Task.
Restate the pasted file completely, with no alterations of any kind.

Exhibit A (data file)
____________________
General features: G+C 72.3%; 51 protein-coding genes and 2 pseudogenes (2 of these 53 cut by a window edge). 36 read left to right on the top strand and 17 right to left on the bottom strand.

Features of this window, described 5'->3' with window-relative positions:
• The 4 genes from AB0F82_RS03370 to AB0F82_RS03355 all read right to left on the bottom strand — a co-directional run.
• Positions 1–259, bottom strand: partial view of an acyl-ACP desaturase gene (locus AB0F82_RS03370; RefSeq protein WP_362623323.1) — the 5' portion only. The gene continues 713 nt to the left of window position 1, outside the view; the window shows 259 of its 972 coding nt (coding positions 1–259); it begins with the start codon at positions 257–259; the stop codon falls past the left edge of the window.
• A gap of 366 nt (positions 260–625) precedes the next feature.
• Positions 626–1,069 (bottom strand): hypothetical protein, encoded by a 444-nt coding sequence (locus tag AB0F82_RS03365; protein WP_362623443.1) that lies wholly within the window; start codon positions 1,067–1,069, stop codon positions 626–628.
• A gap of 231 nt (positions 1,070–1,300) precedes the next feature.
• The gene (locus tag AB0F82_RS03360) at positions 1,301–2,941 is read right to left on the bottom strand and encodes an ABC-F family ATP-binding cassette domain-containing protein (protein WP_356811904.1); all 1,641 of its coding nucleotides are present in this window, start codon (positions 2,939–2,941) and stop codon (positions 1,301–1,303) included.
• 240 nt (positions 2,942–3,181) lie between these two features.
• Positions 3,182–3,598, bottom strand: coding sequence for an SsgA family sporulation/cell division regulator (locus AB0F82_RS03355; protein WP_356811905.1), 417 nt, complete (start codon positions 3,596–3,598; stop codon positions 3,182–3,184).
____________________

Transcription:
General features: G+C 72.3%; 51 protein-coding genes and 2 pseudogenes (2 of these 53 cut by a window edge). 36 read left to right on the top strand and 17 right to left on the bottom strand.

Features of this window, described 5'->3' with window-relative positions:
• The 4 genes from AB0F82_RS03370 to AB0F82_RS03355 all read right to left on the bottom strand — a co-directional run.
• Positions 1–259, bottom strand: partial view of an acyl-ACP desaturase gene (locus AB0F82_RS03370; RefSeq protein WP_362623323.1) — the 5' portion only. The gene continues 713 nt to the left of window position 1, outside the view; the window shows 259 of its 972 coding nt (coding positions 1–259); it begins with the start codon at positions 257–259; the stop codon falls past the left edge of the window.
• A gap of 366 nt (positions 260–625) precedes the next feature.
• Positions 626–1,069 (bottom strand): hypothetical protein, encoded by a 444-nt coding sequence (locus tag AB0F82_RS03365; protein WP_362623443.1) that lies wholly within the window; start codon positions 1,067–1,069, stop codon positions 626–628.
• A gap of 231 nt (positions 1,070–1,300) precedes the next feature.
• The gene (locus tag AB0F82_RS03360) at positions 1,301–2,941 is read right to left on the bottom strand and encodes an ABC-F family ATP-binding cassette domain-containing protein (protein WP_356811904.1); all 1,641 of its coding nucleotides are present in this window, start codon (positions 2,939–2,941) and stop codon (positions 1,301–1,303) included.
• 240 nt (positions 2,942–3,181) lie between these two features.
• Positions 3,182–3,598, bottom strand: coding sequence for an SsgA family sporulation/cell division regulator (locus AB0F82_RS03355; protein WP_356811905.1), 417 nt, complete (start codon positions 3,596–3,598; stop codon positions 3,182–3,184).